I know thee well, though never seen before.
Remaineth none but mad-brain'd Salisbury;

Be not amaz’d, there's nothing hid from me:
And he may well in fretting spend his gall,-

In private will I talk with thee apart. —
Nor men, nor money, hath he to make war.

Stand back, you lords, and give us leave a while.
Char. Sound, sound alarum! we will rush on

Reig. She takes upon her bravely at first dash. them.

Fuc. Dauphin, I am by birth a shepherd's daughNow for the honour of the forlorn French!

My wit untrain'd in any kind of art.

[ter, Him I forgive my death, that killeth me,

Heaven and our Lady gracious hath it pleas'd
When he sees me go back one foot, or fly.

To shine on my contemptible estate:

Lo, whilst I waited on my tender lambs,

And to sun's parching heat display'd my cheeks,
Alarums; Excursions; afterwards a Retreat. Rc-enter God's mother deigned to appear to me,

And, in a vision full of majesty,
Char. Who ever saw the like? what men have Will'd me to leave my base vocation,

And free my country from calamity:
Dogs! cowards! dastards !-I would ne'er have fled, Her aid she promis'd, and assur'd success:
But that they left me 'midst my enemies.

In complete glory she reveal'd herself;
Reig. Salisbury is a desperate homicide;

And, whereas I was black and swart before,
He fighteth as one weary of his life.

With those clear rays which she infus'd on me,
The other lords, like lions wanting food,

That beauty am I bless'd with, which you may see.
Do rush upon us as their hungry prey.

Ask me what question thou canst possible,
Alen. Froissart, a countryman of ours, records, And I will answer unpremeditated :
England all Olivers and Rowlands bred,

My courage try by combat, if thou dar'st,
During the time Edward the third did reign.

And thou shalt find that I exceed my sex.
More truly now may this be verified;

Resolve on this,—thou shalt be fortunate,
For none but Samsons, and Goliasses,

If thou receive me for thy warlike mate.
It sendeth forth to skirmish. One to ten!

Char. Thou hast astonish'd me with thy high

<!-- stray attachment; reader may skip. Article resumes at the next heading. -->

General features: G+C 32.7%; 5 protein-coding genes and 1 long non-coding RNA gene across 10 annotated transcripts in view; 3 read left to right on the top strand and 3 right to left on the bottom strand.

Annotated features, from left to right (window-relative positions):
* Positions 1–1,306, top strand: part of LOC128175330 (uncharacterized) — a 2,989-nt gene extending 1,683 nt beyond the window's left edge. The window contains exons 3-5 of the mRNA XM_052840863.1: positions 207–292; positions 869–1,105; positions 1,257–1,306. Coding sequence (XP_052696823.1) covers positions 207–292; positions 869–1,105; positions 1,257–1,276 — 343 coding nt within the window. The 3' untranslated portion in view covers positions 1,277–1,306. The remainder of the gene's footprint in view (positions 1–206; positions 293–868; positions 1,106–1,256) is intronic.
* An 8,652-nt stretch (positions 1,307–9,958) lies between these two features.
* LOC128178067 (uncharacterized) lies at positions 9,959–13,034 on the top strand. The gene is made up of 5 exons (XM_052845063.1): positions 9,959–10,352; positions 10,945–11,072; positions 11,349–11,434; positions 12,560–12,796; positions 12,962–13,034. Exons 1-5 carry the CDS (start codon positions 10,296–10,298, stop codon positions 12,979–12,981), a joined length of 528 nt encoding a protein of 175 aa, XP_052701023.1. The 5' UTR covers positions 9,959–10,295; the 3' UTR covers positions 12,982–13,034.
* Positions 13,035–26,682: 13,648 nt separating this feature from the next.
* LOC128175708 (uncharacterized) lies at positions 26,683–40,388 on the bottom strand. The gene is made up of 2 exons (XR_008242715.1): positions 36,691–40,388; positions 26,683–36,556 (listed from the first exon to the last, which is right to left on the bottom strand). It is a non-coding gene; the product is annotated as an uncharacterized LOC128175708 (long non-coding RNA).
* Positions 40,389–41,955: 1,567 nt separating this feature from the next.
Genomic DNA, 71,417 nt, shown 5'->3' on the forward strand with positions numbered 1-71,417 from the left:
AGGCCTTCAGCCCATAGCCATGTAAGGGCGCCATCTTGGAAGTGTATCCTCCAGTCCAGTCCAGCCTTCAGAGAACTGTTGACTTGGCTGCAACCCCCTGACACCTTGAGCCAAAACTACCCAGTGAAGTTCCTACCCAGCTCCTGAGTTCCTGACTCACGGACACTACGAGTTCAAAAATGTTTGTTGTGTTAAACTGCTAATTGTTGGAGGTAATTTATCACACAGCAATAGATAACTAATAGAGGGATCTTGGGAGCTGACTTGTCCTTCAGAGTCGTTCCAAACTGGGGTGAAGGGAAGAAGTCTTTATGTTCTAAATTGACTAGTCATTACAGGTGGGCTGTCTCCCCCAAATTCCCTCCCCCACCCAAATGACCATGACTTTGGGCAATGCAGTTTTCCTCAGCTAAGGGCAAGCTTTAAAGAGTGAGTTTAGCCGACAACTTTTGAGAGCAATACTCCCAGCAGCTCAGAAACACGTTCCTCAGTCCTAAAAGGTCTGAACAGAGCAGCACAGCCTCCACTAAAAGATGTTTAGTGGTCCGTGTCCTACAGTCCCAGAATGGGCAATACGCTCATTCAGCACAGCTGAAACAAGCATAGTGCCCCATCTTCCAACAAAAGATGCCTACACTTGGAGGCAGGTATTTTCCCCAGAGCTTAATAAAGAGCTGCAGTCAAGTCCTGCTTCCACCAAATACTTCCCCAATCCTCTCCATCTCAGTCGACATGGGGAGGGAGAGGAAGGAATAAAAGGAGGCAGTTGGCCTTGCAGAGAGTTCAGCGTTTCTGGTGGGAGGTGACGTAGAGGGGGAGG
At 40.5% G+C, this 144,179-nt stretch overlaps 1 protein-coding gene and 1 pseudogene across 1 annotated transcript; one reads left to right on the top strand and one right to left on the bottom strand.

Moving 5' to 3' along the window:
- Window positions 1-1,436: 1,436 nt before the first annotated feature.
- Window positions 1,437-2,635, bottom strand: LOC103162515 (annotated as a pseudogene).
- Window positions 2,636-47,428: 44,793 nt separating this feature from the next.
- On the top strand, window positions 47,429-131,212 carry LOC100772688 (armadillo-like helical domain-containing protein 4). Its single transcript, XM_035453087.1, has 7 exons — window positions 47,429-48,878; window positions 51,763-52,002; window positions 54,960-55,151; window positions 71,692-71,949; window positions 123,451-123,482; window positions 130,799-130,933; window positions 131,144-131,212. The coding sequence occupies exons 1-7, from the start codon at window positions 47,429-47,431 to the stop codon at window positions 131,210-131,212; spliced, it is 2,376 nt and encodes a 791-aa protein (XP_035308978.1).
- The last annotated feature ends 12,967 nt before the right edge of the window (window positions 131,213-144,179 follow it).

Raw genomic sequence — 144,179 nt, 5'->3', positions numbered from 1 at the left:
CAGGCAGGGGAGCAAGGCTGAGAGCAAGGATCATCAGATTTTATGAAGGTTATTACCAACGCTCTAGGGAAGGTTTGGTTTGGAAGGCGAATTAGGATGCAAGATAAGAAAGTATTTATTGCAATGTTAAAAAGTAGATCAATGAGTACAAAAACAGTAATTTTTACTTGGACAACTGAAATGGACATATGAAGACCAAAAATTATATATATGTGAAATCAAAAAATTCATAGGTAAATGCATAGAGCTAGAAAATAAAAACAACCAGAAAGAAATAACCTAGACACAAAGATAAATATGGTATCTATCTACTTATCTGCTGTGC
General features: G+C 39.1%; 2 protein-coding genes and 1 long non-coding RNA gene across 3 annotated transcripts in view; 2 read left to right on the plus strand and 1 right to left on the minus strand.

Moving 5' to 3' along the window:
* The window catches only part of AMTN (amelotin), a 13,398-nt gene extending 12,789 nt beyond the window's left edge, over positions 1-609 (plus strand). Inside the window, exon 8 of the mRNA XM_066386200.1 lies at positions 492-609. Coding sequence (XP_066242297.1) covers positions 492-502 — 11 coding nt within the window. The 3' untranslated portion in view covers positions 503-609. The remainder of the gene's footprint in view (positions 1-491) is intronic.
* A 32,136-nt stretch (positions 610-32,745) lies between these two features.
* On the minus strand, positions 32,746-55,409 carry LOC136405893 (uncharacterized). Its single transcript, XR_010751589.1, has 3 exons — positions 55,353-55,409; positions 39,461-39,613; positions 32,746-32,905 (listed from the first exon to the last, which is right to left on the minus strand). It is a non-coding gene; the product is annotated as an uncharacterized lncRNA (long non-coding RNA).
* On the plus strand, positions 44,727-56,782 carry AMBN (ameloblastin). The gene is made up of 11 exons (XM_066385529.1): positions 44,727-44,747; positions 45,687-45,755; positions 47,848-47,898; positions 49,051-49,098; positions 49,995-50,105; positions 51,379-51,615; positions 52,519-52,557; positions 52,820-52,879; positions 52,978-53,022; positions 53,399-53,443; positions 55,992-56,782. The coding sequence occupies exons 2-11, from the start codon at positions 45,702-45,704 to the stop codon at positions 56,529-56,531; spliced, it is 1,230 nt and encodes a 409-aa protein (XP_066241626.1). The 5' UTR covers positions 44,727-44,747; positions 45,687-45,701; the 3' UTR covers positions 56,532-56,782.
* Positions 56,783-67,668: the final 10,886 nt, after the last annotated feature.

Lean raw-bon'd rascals! who would e'er suppose

terms: They had such courage and audacity?

Only this proof I 'll of thy valour make,–
Char. Let's leave this town; for they are hare. In single combat thou shalt buckle with me;
brain'd slaves,

And if thou vanquishest, thy words are true;
And hunger will enforce them to be more eager: Otherwise, I renounce all confidence.
Of old I know them; rather with their teeth

Puc. I am prepar'd: here is my keen-edg'd sword,
The walls they'll tear down, than forsake the siege. Deck'd with five flower-de-luces on each side;

Reig. I think, by some odd gimmals, or device, The which at Touraine, in Saint Katharine's church-
Their arms are set like clocks, still to strike on;

Else ne'er could they hold out so as they do. Out of a great deal of old iron I chose forth.
By my consent, we'll e'en let them alone.

Char. Then come, o' God's name; I fear no wo-
Alen. Be it so.

Puc. And, while I live, I'll ne'er fly from a man. Enter the BASTARD OF ORLEANS.

[They fight. Bast. Where's the prince Dauphin? I have news Char. Stay, stay thy hands! thou art an Amazon, for him.

And fightest with the sword of Deborah.
Char, Bastard of Orleans, thrice welcome to us. Puc. Christ's mother helps me, else I were too
Bast. Methinks your looks are sad, your cheer


Char. Whoe'er helps thee, 'tis thou that must Hath the late overthrow wrought this offence?

help me:

[ocr errors]
[ocr errors]


[ocr errors]
« ZurückWeiter »